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Articles in regional publications that pertain to a wide range of North Carolina-related topics.

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8 results for Walters, Nancy
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Record #:
3525
Author(s):
Abstract:
The Coastal North Carolina exhibit at the N.C. State Museum of Natural Sciences seeks to give visitors the feel of being at the beach. At scent stations, various coastal aromas can be sampled, and a 1,200-gallon aquarium brings aquatic life up close.
Source:
North Carolina Naturalist (NoCar QH 76.5 N8 N68), Vol. 5 Issue 2, Fall/Winter 1997, p10-11, il
Record #:
3527
Author(s):
Abstract:
The expanded N.C. State Museum of Natural Sciences, opening in 1999, will showcase ten major exhibits on the state. The Mountains to the Sea exhibit will span two floors and five habitats, featuring live animals and a 20-foot waterfall.
Source:
Record #:
3765
Author(s):
Abstract:
The new North Carolina Museum of Natural Sciences, which opens in 1999, will contain a three-story glass Living Conservatory. The exhibit will recreate a dry tropical forest complete with plants, animals, and sounds.
Source:
Record #:
20841
Author(s):
Abstract:
The North Carolina Museum of Natural Sciences will open in 1999 with ten major exhibits. In this continuing series on the exhibits, Walters takes readers behind the scenes to describe how the exhibit on prehistoric North Carolina is taking shape.
Source:
North Carolina Naturalist (NoCar QH 76.5 N8 N68), Vol. 6 Issue 2, Fall/Win 1998, p10-11, il
Record #:
20850
Author(s):
Abstract:
The old museum is right next door to the new North Carolina Museum of Natural Sciences. Estimates are that it will take at least five months to move the heavy boxes of books, delicate containers of plates, and over 3,000 live animals, not to mention the offices of nearly one hundred staff people. Walters explains what it will take to move the Southeast's largest natural history museum.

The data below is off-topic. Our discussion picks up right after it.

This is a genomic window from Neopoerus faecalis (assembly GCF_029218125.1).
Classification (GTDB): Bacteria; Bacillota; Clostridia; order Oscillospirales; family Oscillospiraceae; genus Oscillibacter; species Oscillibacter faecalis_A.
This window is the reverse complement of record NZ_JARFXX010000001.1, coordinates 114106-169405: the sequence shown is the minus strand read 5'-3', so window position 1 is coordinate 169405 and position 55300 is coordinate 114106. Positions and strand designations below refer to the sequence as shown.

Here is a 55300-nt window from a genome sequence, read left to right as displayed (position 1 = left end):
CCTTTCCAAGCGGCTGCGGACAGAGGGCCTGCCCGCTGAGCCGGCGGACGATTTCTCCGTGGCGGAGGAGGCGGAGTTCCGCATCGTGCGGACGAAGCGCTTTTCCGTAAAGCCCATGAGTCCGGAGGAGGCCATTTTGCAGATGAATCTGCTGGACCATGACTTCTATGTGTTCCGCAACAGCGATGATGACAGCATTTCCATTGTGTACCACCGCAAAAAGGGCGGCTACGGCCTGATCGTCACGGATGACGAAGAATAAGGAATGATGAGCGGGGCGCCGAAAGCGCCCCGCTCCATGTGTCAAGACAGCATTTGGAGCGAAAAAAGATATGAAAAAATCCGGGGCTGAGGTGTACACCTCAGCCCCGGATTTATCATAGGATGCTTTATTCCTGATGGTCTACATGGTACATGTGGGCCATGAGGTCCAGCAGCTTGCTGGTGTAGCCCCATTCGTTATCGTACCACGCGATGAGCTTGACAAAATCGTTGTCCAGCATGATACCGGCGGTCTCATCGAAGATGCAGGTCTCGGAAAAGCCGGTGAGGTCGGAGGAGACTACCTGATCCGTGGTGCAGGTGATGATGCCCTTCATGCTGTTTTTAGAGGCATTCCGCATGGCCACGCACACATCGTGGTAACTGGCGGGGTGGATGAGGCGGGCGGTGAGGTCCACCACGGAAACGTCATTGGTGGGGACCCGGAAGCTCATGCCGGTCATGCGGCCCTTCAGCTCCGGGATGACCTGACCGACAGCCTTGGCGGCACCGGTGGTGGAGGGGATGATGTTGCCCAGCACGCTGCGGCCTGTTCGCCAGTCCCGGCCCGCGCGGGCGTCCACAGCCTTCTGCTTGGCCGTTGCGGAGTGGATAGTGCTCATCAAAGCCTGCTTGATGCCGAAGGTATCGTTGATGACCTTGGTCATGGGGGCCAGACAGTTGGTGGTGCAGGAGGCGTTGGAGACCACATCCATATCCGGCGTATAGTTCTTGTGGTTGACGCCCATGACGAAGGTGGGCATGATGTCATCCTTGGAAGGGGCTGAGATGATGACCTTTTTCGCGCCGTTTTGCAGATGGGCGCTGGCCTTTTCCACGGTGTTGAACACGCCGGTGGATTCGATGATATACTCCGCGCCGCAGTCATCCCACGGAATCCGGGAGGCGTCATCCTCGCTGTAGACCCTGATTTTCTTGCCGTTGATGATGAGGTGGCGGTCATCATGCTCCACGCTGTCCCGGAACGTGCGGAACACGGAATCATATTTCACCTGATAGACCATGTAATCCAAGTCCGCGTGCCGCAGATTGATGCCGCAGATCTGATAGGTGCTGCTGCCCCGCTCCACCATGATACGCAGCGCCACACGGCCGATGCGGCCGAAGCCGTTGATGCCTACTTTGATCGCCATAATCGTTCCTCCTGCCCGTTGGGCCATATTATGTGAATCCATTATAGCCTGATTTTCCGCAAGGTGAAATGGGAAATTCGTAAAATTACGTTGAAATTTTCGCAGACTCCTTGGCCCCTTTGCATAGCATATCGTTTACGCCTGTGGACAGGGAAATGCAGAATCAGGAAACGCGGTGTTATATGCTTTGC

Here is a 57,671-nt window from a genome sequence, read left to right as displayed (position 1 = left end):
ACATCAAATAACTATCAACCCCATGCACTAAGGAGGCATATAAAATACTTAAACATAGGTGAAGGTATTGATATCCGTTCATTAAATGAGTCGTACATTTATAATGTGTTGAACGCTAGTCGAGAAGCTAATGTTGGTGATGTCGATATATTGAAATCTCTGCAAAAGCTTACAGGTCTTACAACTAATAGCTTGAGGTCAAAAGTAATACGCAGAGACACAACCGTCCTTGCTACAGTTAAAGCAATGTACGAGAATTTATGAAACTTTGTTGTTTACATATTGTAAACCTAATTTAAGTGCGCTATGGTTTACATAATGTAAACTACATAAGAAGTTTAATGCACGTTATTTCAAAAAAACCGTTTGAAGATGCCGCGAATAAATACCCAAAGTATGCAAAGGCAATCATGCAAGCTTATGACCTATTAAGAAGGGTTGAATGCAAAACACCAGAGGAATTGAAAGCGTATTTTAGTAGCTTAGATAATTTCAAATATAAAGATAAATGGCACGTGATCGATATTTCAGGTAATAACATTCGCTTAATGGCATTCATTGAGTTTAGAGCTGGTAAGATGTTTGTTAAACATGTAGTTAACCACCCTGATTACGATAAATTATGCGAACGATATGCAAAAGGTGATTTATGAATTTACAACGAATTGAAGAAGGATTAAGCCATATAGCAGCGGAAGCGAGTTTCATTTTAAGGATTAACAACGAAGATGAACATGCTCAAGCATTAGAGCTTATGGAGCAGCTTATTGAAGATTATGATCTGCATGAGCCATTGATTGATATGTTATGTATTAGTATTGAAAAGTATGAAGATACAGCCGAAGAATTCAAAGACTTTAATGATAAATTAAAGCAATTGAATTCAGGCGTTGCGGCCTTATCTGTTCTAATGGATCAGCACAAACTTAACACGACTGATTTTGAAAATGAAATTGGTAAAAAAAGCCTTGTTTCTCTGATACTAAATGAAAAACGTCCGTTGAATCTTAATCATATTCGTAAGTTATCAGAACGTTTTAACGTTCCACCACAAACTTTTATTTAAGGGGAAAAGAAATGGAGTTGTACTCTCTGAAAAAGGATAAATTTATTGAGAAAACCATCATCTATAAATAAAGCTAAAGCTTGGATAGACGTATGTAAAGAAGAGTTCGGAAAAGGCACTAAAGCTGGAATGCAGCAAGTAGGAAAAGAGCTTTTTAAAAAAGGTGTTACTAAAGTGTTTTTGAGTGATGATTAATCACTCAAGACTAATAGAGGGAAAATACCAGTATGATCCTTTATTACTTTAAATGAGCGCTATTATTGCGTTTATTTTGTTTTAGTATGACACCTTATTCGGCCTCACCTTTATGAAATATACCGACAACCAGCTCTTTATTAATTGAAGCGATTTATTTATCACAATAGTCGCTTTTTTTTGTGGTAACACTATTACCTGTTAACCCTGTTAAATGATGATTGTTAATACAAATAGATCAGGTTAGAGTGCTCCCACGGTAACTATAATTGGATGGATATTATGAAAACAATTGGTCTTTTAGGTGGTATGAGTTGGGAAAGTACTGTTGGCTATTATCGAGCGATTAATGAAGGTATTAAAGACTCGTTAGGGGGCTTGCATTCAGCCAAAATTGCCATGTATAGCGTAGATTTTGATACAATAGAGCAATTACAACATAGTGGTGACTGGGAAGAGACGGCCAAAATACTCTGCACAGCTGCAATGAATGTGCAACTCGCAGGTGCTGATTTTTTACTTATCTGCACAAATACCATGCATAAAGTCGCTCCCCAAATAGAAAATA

Source:
North Carolina Naturalist (NoCar QH 76.5 N8 N68), Vol. 7 Issue 2, Fall/Win 1999, p10-11, il
Record #:
20842
Author(s):
Abstract:
The North Carolina Museum of Natural Sciences will open soon with ten major exhibits. In this continuing series on the exhibits, Walters takes readers behind the scenes to describe how the exhibit on arthropods is taking shape.
Source:
North Carolina Naturalist (NoCar QH 76.5 N8 N68), Vol. 7 Issue 1, Spr/Sum 1999, p10-11, il
Record #:
34542
Author(s):
Abstract:
The Living Conservatory at the Museum of Natural Sciences has opened a new exhibit for tropical species. Live animals will be housed in the conservatory, and minimal barriers will be between them and visitors that walk through the conservatory. The conservatory will showcase tropical birds, butterflies, amphibians, reptiles, plants, and more.
Source:
Record #:
34559
Author(s):
Abstract:
The Junior Curator position at the North Carolina Museum of Natural Sciences helps students between grades 7 and 12 to learn about what it takes to work with live animals at the museum. This article focuses on high school senior Elizabeth Jones, who started as a seventh grader in the program. The Junior Curator position allows students to interact with animals, lead education and outreach programs, and hone their skills to become a leader in the curator circuit.
Source:
North Carolina Naturalist (NoCar QH 76.5 N8 N68), Vol. 9 Issue 1, Spring/Summer 2001, p9-11, il, por